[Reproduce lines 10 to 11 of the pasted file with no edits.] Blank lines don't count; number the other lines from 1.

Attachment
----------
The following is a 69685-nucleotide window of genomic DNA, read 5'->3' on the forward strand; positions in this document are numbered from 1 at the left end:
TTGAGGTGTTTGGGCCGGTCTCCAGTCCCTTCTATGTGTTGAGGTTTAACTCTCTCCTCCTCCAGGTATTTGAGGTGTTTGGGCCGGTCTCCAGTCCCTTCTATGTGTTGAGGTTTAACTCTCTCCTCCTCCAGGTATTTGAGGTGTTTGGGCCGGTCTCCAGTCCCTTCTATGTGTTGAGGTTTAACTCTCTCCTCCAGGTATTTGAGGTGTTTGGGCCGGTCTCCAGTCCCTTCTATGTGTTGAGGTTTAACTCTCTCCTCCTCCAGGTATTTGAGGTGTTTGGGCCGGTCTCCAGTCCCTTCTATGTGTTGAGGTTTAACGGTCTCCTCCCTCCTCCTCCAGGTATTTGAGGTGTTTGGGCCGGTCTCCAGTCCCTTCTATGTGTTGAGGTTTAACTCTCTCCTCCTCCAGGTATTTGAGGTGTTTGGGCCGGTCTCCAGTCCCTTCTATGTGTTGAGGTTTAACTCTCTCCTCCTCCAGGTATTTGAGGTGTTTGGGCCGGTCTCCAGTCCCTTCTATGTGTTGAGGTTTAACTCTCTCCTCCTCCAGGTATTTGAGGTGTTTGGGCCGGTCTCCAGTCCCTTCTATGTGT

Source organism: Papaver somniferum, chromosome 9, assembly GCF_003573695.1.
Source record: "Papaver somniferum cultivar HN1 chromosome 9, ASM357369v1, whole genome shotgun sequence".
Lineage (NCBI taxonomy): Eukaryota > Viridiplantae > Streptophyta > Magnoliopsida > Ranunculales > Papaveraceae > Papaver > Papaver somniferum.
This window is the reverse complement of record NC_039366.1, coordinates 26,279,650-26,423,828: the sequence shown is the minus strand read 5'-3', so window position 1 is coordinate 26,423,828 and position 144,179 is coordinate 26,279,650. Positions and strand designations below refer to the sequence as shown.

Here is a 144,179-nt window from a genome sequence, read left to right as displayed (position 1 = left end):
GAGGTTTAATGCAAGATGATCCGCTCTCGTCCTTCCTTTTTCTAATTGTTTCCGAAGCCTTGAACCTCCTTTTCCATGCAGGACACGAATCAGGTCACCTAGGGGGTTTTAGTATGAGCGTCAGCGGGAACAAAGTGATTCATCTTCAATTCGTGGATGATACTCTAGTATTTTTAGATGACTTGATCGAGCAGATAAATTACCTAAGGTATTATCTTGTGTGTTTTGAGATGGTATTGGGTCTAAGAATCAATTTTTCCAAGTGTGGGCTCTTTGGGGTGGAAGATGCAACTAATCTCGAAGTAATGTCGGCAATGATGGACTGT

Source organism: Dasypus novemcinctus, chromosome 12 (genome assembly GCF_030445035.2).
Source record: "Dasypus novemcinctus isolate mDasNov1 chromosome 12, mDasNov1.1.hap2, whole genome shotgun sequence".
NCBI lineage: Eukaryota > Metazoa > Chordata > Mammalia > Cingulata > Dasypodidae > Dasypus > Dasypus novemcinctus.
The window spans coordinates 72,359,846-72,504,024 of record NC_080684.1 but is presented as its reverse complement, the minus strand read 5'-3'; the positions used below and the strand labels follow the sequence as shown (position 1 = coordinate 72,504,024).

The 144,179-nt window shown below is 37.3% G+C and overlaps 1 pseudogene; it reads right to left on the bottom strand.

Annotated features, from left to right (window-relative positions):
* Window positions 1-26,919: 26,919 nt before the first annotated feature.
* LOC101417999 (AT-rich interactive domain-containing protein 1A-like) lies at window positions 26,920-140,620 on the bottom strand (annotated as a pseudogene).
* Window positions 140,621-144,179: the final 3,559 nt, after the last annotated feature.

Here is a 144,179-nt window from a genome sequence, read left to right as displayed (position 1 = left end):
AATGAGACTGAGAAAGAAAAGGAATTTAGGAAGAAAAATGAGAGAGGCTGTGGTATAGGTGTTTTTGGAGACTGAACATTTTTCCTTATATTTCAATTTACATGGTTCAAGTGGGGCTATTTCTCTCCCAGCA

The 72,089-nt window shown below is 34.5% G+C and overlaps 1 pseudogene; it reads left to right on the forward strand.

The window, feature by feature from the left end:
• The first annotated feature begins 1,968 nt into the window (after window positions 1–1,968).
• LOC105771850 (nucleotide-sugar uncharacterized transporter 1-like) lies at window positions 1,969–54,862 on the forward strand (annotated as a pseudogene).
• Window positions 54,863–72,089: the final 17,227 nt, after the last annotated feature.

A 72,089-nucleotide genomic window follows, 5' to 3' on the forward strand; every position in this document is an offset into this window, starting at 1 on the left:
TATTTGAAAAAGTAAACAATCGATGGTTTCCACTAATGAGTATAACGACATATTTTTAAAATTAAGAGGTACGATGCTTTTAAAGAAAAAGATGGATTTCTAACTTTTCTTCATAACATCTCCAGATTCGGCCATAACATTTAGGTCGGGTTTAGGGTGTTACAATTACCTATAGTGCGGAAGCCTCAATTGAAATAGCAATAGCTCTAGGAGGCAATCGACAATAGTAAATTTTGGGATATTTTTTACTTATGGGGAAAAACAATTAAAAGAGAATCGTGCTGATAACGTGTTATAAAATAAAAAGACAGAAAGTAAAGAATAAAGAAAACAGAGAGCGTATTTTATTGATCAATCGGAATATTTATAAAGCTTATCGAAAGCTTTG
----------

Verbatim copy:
Source record: "Dasypus novemcinctus isolate mDasNov1 chromosome 12, mDasNov1.1.hap2, whole genome shotgun sequence".
NCBI lineage: Eukaryota > Metazoa > Chordata > Mammalia > Cingulata > Dasypodidae > Dasypus > Dasypus novemcinctus.